Many of your newer Wi-Fi enabled devices may already have it, and you've probably been hearing about it for the last seven years, but the IEEE has finally ratified the standard for 802.11n – which some have just come to know it as Wireless-N.
This means that manufacturers of Wireless-N devices now have a finalized-specification to design their products to. Existing Wireless-N hardware will likely support the final spec with just a software update.
“This was an extraordinarily wide-ranging technical challenge that required the sustained effort and concentration of a terrific variety of participants. When we started in 2002, many of the technologies addressed in 802.11n were university research topics and had not been implemented,” said Bruce Kraemer, Chair of the IEEE Wireless LAN Working Group. “The performance improvements achieved via IEEE 802.11n stand to transform the WLAN user experience, and ratification of the amendment sets the stage for a new wave of application innovation and creation of new market opportunities.”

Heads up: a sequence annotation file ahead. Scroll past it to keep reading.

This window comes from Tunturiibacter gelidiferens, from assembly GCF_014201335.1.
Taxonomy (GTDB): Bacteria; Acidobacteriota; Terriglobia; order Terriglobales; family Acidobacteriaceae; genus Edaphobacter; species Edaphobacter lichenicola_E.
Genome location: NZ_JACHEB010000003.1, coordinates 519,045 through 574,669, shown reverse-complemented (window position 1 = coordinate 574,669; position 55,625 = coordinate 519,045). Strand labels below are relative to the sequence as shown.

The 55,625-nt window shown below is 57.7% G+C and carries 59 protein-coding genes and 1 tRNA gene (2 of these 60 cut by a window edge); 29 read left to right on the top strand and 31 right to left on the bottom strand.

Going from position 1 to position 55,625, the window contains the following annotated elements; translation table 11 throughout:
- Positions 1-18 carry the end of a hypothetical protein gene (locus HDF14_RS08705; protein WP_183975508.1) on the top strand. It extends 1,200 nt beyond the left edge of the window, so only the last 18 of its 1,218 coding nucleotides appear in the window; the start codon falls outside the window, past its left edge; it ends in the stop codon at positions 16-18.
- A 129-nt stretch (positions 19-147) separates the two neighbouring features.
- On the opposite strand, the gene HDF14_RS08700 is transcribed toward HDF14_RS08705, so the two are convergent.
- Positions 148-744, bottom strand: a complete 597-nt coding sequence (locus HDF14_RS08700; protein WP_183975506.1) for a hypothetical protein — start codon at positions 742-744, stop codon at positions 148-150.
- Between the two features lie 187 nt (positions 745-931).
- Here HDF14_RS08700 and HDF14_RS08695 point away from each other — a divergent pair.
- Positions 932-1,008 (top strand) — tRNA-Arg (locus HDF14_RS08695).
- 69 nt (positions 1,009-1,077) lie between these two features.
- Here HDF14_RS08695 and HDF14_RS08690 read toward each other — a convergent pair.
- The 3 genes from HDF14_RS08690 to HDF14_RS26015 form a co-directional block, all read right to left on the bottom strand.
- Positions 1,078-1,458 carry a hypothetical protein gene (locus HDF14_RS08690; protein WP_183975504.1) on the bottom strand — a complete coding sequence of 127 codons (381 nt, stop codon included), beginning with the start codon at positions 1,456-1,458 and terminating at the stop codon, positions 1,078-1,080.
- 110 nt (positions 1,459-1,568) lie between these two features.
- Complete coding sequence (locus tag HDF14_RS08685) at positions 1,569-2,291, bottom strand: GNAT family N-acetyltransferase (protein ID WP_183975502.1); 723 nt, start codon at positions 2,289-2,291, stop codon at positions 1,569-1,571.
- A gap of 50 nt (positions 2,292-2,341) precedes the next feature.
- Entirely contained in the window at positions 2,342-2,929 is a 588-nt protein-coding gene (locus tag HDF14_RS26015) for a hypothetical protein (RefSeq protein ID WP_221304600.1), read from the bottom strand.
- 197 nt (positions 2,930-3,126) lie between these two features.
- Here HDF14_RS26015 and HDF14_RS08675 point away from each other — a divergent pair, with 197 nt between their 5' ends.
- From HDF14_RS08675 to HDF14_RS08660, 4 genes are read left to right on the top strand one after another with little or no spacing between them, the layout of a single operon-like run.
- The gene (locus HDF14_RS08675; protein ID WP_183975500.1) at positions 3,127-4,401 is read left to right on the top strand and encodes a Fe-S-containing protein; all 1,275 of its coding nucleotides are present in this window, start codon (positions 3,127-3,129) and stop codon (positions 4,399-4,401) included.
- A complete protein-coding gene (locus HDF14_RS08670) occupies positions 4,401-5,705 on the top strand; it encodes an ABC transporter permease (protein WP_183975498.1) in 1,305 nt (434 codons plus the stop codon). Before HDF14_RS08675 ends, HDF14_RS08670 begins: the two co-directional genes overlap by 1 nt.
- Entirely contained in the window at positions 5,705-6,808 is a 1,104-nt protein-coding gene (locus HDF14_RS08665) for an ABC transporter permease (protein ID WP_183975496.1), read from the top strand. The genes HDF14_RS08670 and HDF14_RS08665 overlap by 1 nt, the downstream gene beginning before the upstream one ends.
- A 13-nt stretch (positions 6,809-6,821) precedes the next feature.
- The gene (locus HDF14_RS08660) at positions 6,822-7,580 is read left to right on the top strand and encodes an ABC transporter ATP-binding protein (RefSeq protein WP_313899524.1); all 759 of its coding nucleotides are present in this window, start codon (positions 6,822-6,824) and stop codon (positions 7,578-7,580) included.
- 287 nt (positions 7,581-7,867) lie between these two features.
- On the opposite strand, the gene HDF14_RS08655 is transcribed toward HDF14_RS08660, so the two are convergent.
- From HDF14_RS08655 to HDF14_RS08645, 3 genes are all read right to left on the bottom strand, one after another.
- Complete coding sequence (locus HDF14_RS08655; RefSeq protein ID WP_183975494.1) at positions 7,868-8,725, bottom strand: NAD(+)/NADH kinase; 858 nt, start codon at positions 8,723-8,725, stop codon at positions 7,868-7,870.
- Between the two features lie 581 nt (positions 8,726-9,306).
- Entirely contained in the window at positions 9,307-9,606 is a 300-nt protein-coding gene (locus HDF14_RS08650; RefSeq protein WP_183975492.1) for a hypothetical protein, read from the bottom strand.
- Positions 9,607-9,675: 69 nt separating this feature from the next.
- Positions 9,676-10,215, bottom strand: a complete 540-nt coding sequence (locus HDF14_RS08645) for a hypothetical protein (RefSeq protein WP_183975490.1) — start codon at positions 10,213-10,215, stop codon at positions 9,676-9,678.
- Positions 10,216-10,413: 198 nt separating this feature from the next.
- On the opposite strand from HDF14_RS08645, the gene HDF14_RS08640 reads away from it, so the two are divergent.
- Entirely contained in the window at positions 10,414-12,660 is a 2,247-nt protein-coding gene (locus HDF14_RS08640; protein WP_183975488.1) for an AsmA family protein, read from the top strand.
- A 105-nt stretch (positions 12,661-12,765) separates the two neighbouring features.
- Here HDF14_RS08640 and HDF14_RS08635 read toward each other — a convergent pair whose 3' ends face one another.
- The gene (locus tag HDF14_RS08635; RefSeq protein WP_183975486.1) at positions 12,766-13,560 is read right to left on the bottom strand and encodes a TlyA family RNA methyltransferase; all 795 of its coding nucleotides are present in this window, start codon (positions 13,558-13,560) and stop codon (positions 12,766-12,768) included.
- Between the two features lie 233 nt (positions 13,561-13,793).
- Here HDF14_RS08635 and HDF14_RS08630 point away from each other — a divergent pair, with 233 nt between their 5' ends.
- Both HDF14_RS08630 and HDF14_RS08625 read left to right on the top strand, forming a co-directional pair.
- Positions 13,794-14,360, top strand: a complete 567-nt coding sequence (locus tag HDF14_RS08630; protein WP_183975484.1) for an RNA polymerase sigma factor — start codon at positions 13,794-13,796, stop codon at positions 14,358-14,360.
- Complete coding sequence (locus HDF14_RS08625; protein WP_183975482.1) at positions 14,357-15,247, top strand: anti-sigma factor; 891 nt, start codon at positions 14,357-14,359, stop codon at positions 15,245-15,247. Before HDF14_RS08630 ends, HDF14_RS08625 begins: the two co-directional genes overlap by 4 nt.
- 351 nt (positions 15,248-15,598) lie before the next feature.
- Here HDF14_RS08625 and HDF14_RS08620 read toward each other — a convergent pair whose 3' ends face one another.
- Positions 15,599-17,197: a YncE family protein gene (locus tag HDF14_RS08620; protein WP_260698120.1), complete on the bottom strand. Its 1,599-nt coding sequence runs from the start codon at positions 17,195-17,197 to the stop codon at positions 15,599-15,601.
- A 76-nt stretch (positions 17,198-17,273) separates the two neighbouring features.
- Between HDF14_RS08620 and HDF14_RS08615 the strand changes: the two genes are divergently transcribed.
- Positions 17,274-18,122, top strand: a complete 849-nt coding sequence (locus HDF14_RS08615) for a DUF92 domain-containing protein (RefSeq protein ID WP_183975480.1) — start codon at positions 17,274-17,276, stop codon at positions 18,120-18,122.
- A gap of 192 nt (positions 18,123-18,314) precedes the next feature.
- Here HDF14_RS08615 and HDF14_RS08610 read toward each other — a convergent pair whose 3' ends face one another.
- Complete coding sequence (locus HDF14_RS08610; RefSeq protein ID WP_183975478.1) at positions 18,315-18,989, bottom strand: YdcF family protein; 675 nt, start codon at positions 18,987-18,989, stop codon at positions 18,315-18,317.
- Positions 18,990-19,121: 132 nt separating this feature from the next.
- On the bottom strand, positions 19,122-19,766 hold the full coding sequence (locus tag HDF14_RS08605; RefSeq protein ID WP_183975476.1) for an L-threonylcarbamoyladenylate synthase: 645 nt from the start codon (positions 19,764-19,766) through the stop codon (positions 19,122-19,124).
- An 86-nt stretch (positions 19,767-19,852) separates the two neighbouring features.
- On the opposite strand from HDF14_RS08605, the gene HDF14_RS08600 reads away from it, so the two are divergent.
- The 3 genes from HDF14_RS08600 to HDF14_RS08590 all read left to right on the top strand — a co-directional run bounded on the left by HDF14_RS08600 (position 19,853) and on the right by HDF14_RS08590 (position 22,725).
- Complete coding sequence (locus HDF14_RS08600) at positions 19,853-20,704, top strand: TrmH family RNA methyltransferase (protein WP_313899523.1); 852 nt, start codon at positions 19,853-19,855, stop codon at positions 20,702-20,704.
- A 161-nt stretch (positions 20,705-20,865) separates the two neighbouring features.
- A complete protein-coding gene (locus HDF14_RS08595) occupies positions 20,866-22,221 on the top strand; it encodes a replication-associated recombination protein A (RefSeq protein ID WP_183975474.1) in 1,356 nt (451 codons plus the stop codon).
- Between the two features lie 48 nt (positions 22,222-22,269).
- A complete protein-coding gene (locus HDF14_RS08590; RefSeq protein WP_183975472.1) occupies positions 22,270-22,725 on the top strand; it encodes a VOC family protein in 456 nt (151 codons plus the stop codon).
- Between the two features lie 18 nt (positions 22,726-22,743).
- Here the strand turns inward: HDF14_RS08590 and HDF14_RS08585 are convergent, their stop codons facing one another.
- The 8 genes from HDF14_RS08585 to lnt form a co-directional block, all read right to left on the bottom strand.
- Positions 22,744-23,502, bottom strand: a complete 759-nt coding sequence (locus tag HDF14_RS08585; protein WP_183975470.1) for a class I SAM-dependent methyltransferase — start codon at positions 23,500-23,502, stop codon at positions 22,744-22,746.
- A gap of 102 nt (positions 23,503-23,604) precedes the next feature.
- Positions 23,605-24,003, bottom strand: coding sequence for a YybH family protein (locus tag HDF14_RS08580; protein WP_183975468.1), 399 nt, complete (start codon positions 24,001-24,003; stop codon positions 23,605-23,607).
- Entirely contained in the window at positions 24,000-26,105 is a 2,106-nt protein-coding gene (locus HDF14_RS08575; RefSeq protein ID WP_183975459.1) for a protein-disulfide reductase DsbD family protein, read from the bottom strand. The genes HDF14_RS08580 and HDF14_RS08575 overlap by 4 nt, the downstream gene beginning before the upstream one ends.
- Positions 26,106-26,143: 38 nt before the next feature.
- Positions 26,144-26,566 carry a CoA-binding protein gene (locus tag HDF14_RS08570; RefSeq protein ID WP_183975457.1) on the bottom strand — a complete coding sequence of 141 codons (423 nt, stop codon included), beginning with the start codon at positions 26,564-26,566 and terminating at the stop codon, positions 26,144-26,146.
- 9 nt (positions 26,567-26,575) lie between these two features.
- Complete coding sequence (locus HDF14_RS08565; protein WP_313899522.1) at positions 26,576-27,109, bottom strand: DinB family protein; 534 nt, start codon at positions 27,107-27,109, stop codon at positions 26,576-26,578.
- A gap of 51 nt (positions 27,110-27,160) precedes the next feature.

More than 400 individuals from equipment and silicon suppliers, service providers, systems integrators, consultant organizations and academic institutions from more than 20 countries participated in a seven-year effort leading to IEEE 802.11n’s ratification. Publication of the amendment is scheduled for mid-October.
Current Consumer net, is around 24Mbps, so even at 300Mbps, you wouldnt see much difference there, but with file transfers and using the net, wifi wont be as intermittant as it currently is.